It’s been a long time since I blogged three times a week, but since my complete blog hiatus last December, my average was a new post once a week—until last month. In April, I blogged only once. I have a good excuse, though.
I’ve been busy writing. Almost every day. All day. I finished revising one novel and sent it to an alpha reader. And then I returned to working on a novel in a far different genre. What genre would that be, you ask? Well, it used to be called chick-lit, but that term is passé. Let’s call it romantic comedy.
If you’ve read my other books, you know I don’t usually write light stories. And neither my recently revised novel nor the other one still in first drafting are anything close to humorous. So writing romantic comedy is an experiment for me.
I’ve been having a lot of fun writing it, but I knew that was no guarantee anyone else would have fun reading it. And because writing time is too precious to waste, I decided to test my comedy writing ability by asking for a little feedback. The verdict is a thumbs-up. Yay! Now, I’ll continue my fun project with more confidence.
But since the genres of the revised novel and this one are both different genres from my usual serious women’s fiction, I’m revisiting the idea of author branding. I want my brand to be good writing, of course. But for marketing purposes it’s said to be helpful if readers identify your author name with a particular genre. In my case, that would be three author names.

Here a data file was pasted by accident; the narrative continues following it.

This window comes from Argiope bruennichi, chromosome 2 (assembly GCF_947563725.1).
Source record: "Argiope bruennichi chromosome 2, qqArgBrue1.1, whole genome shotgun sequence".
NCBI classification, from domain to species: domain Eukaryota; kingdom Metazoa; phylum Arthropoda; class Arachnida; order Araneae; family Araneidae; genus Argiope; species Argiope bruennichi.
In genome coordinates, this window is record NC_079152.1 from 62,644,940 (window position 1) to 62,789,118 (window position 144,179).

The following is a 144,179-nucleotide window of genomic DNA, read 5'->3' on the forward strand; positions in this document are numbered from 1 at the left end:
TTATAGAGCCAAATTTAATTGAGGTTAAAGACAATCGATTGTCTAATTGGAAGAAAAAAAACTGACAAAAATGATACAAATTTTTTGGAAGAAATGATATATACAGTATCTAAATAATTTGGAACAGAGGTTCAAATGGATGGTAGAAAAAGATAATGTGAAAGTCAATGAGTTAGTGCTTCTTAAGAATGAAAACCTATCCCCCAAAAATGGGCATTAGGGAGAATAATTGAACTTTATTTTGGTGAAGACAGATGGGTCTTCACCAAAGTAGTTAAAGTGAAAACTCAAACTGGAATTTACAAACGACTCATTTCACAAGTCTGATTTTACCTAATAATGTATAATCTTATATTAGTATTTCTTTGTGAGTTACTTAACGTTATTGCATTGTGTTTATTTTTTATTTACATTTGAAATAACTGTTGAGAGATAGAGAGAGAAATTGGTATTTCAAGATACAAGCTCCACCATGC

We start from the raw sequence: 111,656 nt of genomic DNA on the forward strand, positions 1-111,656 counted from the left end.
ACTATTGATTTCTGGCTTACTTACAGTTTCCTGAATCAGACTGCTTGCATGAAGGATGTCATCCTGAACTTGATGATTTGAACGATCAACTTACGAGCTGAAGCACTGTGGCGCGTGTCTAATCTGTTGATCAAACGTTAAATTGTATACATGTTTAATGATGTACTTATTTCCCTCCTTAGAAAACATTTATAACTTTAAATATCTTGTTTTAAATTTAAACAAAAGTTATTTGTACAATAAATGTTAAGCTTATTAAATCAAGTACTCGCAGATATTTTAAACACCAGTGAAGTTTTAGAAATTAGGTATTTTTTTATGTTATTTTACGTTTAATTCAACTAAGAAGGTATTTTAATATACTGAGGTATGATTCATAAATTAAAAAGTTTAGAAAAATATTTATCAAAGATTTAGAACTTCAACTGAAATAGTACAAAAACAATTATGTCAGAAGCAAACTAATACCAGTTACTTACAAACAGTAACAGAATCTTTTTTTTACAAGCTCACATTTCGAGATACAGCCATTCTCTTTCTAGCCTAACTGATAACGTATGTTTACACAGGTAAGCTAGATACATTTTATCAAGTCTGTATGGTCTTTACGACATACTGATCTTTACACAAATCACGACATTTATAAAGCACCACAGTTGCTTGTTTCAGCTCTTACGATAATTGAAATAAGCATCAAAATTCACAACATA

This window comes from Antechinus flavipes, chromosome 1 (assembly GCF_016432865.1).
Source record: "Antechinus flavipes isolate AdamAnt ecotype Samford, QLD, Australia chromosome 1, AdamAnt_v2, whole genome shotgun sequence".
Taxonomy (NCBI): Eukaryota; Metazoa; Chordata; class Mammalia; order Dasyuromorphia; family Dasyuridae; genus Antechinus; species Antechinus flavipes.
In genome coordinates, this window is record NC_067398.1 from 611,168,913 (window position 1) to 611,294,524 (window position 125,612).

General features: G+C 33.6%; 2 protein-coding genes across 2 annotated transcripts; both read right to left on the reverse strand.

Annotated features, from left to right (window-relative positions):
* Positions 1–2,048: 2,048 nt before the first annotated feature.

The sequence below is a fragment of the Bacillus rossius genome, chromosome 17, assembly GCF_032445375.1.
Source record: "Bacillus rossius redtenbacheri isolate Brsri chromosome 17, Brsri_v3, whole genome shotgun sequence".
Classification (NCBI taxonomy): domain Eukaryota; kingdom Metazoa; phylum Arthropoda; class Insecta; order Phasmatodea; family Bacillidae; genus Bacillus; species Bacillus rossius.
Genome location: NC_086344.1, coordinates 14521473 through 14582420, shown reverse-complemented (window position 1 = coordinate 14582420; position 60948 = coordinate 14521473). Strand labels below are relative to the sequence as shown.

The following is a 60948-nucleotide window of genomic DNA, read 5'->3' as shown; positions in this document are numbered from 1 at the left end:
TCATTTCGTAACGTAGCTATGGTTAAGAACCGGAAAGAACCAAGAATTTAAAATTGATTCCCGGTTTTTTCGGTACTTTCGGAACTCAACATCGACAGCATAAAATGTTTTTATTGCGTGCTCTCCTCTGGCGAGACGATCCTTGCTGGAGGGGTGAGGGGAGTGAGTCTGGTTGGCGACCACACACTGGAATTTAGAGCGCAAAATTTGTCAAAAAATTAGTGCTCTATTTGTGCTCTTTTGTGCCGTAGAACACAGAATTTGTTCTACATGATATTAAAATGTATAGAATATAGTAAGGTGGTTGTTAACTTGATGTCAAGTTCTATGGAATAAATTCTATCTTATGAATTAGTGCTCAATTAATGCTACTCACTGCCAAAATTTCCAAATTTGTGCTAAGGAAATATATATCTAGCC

I wouldn’t try to be three completely different people. For instance, I wouldn’t use different bios and author photos (two not mine.) Though I expect I’d need some presence in social media under the two new names. Even so, that might be more problematic than I think. So …
QUESTION OF THE DAY:
Are any of you writing under two or more author names? If so, would you share your thoughts on the pros and cons of that, please?